A new report has found that 56% of working mothers are considering taking on second jobs to help meet rapidly rising living costs.
The Working Mums Report, questioned working mothers across Britain about the challenges they face in juggling home and work commitments and found that the majority are struggling.
The survey revealed:
Jamie Stewart, managing director of catalogue company Kleeneze, said: “Our report shows the pressure that working mums face. They are torn between the desire to be there for their children and providing the income needed to meet the mounting costs of family life.
“This is reflected in the increase in enquiries we’ve received from working mums who want to top up their salary.
“But many are also coming to us because they need more flexibility than their current job offers. They want to be able to work around family life and have the freedom to choose their hours and many companies still don’t cater for their needs.”
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Even with a well-paid job, Stuart Heard found that ever-increasing bills were leaving him and his family with very little money for anything else. Since joining Kleeneze, he’s gone on to replace his full-time income and more, allowing him extra time for family and to afford the extras that really make up a life.
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A recent study of 1,000 students, by home shopping firm Kleeneze, also found that 40% of students questioned said they couldn’t afford to go to university without a part-time job and that one in ten had to take on two jobs around their studies.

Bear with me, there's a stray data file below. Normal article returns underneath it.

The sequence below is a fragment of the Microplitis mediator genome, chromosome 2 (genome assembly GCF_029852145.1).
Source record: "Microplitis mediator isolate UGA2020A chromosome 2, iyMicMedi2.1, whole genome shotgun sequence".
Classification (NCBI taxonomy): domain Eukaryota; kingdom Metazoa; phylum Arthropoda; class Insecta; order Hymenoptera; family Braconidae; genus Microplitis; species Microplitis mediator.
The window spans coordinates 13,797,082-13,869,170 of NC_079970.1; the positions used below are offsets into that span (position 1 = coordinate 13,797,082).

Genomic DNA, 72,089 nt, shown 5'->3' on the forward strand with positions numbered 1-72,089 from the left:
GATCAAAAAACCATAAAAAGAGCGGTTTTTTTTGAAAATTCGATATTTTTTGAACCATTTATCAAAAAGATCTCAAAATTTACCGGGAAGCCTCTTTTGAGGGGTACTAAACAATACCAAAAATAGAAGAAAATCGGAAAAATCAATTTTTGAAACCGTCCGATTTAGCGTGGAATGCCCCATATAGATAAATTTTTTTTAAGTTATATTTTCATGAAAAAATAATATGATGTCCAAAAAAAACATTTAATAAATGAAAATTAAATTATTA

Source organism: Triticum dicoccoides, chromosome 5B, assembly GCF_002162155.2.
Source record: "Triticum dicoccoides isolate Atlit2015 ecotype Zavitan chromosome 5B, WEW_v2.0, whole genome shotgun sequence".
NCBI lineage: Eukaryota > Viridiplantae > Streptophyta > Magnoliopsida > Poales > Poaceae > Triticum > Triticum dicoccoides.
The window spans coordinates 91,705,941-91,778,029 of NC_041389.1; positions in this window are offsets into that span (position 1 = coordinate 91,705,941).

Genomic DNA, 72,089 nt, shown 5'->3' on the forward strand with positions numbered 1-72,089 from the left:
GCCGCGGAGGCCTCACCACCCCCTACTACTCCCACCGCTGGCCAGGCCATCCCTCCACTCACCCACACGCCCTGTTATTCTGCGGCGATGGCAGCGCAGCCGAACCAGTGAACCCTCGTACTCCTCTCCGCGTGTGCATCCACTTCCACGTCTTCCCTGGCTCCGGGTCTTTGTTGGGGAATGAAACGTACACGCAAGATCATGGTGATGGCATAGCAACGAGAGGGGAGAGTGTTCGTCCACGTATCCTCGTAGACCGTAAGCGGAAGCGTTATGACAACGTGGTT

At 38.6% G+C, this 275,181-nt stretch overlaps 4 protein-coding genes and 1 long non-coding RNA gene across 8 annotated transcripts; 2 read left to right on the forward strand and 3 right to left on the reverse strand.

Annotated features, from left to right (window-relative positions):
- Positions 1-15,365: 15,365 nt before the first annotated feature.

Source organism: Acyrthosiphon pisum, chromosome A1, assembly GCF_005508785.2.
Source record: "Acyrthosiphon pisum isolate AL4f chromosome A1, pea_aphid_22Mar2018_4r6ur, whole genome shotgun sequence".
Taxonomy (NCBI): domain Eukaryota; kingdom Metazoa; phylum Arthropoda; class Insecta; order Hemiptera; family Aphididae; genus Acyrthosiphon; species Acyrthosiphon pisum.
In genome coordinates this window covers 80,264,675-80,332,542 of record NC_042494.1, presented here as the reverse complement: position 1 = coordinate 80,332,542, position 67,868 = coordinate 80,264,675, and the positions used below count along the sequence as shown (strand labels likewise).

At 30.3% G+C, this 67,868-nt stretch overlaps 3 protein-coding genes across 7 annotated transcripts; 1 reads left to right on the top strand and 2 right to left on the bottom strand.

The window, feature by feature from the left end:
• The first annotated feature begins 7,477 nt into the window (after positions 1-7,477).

Almost a third (29%) of those questioned expect to have more than £20,000 in debt when they graduate and 31% expect to move back in with their parents.
Jamie Stewart, managing director for Kleeneze, said: “As the cost of going to university continues to rise, students are reliant on part-time jobs to supplement their student loans.
“However, traditional student jobs often don’t provide the flexibility they need, which leaves them with a difficult juggling act to deal with and it’s prompted some to look at alternative earning opportunities.
“We’ve seen enquiries from 18 to 20 year olds increase more than ten-fold in the last year as a result. Many are signing up to become Kleeneze distributors, because they want to control the hours they work and their earnings.”
The survey also revealed that 46% of students would like to be their own boss when they finish university and a fifth of those polled had been inspired by shows such as Dragon’s Den to become an entrepreneur.
Jamie added: “There seems to be a real ambition in today’s students to run their own business. At Kleeneze we give people the opportunity to work for themselves, with the support of our network behind them. It’s given some of our student distributors a taste for being their own boss and some have gone on to work for Kleeneze full time after graduating.”